Car and Driver on the L-82 in December 1972, “…when it comes to making a choice, the L82 is the engine we prefer. Duntov and the other Corvette engineers gravitate toward the big blocks because they like the torque. And granted, the 454s will squirt through traffic with just a feather touch on the gas pedal. But, to us at least, the small block engine contributes to a fine sense of balance in the Corvette that is rare in any GT car, so rare that it would be a shame to exchange it for a few lb.-ft. of torque.”
The 454 cu in (7.4 L) LS-4 big-block V8 engine was offered delivering 275 hp (205 kW) and 15% of the cars were ordered so equipped. “454” emblems adorned the hood of big-block equipped Corvettes. All models featured a new cowl induction domed hood, which pulled air in through a rear hood intake into the engine compartment under full throttle, increasing power (but didn’t show up in the horsepower ratings). 0-60 times were reduced by a second while keeping the engine compartment cooler.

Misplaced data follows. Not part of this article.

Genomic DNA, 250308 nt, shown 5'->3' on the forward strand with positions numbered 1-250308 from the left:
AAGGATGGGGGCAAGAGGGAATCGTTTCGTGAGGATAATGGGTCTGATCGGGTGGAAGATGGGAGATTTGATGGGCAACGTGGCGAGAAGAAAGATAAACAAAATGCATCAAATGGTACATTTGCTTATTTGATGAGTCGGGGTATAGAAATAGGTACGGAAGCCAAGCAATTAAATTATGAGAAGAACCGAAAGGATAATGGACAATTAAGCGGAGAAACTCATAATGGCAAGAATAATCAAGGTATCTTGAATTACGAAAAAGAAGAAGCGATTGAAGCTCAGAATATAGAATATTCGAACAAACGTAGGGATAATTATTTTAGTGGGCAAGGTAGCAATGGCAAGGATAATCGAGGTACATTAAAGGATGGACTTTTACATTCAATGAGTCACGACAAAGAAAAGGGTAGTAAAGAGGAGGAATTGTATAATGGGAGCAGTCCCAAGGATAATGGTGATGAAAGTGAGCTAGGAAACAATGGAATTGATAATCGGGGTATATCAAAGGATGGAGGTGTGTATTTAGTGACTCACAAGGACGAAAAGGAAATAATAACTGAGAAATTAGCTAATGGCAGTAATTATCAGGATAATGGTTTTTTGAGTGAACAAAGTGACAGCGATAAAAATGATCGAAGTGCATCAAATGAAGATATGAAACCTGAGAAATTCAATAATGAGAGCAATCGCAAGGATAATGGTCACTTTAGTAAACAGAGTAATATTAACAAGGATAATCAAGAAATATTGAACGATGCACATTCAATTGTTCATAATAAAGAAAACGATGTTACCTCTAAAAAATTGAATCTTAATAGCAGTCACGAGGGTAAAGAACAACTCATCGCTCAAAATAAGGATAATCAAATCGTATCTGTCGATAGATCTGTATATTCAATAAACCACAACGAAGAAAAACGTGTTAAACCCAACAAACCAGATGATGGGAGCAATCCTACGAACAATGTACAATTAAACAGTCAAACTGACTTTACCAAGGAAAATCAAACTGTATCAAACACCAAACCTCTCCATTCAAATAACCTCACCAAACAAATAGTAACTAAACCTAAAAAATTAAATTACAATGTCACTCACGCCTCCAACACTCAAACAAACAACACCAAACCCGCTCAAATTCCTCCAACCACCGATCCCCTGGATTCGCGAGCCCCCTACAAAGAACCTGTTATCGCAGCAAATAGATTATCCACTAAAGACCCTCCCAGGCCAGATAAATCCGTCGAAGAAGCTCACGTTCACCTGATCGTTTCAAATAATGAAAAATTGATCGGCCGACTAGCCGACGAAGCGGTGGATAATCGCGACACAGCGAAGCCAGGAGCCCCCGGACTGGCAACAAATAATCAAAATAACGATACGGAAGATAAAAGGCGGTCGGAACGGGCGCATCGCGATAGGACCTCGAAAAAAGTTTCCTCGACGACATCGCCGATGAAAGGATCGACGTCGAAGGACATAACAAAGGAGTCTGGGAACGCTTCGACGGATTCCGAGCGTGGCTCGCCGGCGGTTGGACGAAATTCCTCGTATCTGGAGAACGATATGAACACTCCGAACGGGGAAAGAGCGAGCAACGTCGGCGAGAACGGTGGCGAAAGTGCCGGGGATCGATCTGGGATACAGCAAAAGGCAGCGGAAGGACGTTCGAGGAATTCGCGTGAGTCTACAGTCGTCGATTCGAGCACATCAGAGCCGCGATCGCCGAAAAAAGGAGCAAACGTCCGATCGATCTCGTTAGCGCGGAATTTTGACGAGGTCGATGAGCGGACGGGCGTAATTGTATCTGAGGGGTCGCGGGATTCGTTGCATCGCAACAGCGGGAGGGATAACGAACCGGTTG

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1961 Ford Falcon Coupe

Drenched in faded white paint, this Ford Falcon was spotted in Silverlake and screams “daily driver” to us.

20 - 1961 Ford Falcon Coupe

Here is some information via Wiki on the Falcon:

The Ford Falcon is an automobile that was produced by Ford from 1960 to 1970 across three generations. It was a sales success for Ford initially, outselling rival compacts from Chrysler and General Motors introduced at the same time.